7. Make a list.

Blogs with lists are a great way to attract and engage readers, and they’re an easy way to deliver valuable information in a succinct format.

8. Stray away from “all business, all the time.”

Non-business posts—ones that share thoughts about family and friends—are well-received because they show your human side.  Keep a positive tone, and try to keep non-business posts to a few times each month (versus a few times a week!).

9. Avoid politics.

Education is a political business-from budgets to the Common Core, politics infiltrates everything in education….except for your blog.  Whether or not you love or hate the Common Core, teacher tenure, or the latest collective bargaining updates are not content ideas for your blog. With that being said, generating support for your district’s bond measure through your blog?  That would be a good thing.  But, use the context of how the bond measure will directly help YOUR school and YOUR students—personalizing the information will go a long way in generating community support.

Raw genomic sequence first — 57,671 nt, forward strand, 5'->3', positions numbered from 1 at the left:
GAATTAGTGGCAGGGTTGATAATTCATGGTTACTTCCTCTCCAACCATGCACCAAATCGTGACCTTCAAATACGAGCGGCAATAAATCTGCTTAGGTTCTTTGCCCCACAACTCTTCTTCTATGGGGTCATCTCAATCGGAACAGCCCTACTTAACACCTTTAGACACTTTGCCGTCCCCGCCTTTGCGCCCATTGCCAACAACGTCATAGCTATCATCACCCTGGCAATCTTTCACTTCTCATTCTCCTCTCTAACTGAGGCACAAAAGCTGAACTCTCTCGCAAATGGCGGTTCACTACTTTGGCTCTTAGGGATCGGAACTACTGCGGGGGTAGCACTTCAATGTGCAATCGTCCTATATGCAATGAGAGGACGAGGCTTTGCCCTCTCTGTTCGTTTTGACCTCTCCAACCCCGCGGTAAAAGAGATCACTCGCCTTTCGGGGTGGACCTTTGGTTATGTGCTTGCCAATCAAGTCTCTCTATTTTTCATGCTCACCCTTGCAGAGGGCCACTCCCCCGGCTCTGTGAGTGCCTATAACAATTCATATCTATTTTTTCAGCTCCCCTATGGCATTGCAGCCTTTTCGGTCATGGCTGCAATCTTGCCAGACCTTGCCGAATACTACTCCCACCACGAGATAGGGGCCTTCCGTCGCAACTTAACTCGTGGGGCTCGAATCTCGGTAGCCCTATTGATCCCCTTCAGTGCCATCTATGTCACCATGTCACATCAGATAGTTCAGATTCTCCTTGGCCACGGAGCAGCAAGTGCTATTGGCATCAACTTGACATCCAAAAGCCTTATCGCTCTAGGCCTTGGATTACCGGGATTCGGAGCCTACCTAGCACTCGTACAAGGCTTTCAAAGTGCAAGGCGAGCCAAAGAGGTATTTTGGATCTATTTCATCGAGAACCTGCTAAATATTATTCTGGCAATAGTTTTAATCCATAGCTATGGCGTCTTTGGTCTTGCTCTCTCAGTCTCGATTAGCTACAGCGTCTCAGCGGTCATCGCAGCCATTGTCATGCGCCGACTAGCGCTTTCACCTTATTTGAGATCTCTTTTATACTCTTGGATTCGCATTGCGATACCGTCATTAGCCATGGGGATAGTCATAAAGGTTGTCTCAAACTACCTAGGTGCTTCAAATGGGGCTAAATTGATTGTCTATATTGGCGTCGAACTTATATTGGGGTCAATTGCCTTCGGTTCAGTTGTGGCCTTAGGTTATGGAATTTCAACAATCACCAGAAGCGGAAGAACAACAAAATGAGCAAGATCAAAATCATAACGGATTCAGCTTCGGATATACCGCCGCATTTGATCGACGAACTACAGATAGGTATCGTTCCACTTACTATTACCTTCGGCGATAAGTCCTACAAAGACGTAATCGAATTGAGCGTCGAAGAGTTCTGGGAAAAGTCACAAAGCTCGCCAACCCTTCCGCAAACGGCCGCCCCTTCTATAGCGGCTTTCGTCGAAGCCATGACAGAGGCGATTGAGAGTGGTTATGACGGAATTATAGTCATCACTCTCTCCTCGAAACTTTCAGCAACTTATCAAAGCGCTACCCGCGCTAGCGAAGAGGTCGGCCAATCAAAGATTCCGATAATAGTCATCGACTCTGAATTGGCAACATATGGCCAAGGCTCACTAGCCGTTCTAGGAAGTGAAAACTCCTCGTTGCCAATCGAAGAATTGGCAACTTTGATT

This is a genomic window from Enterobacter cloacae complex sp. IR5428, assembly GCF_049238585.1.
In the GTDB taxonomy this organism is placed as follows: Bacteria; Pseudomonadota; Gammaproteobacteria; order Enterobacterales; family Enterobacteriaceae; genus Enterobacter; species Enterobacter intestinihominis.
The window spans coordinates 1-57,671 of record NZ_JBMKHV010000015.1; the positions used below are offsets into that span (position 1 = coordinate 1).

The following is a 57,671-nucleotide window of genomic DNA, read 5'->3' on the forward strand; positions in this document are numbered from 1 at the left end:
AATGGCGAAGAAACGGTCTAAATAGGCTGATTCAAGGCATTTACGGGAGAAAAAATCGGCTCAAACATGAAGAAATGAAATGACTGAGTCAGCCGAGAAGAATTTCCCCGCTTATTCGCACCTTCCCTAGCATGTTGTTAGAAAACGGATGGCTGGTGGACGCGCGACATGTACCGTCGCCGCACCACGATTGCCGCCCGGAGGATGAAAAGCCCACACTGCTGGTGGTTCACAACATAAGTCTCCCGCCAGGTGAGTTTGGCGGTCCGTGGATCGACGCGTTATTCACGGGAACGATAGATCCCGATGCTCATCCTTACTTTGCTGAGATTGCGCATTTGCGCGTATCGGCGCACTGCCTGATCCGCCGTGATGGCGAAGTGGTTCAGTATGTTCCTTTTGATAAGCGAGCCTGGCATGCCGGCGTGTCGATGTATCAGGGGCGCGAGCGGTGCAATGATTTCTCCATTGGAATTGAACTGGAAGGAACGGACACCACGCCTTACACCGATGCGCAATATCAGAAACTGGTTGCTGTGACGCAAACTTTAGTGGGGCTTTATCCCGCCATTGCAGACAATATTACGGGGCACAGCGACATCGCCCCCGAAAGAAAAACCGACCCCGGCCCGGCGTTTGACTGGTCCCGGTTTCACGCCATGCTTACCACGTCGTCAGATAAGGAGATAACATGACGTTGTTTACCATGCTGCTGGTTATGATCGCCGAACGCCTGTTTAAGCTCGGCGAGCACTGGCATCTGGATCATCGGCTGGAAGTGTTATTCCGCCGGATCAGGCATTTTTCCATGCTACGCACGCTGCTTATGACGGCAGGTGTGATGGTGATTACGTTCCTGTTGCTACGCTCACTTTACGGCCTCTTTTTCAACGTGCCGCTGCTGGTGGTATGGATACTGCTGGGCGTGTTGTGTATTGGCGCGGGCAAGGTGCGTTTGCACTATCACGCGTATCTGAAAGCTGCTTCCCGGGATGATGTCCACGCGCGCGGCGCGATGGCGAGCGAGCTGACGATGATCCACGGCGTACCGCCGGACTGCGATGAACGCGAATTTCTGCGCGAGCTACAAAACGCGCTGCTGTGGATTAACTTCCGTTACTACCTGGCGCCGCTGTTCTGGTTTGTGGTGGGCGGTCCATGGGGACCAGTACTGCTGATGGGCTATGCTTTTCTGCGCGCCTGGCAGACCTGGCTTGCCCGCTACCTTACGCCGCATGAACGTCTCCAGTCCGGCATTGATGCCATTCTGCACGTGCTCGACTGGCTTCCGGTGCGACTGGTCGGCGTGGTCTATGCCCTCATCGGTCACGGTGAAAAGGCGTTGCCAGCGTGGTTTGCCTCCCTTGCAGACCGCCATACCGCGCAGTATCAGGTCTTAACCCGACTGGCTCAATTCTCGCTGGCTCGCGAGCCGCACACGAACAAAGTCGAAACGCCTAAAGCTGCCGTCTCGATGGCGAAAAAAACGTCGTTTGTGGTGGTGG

10. Share the workload.

Two words: Guest bloggers.  One source: Your school—PTA president, National Board Certified Teachers (they lend a certain expertise to education-related matters), your school’s PE teacher, the school nurse, your school counselor, the district’s food services director.  The list goes on—you have so many experts in “your own house” and so many topics they can lend to valuable blog posts. We always believe in giving credit where credit’s due—this blog was inspired by an article on PR Daily.  See the full article here.

Want more blogging tips?  Follow Sounding Board’s Social Media blog!

5 articles to help you boost, fix, or improve online engagement

I love learning new things (or getting an affirmation that old things continue to work) to help fix and improve the ways I do my work.  These are some recent PR Daily articles that I found particularly useful for boosting, fixing or improving online engagement: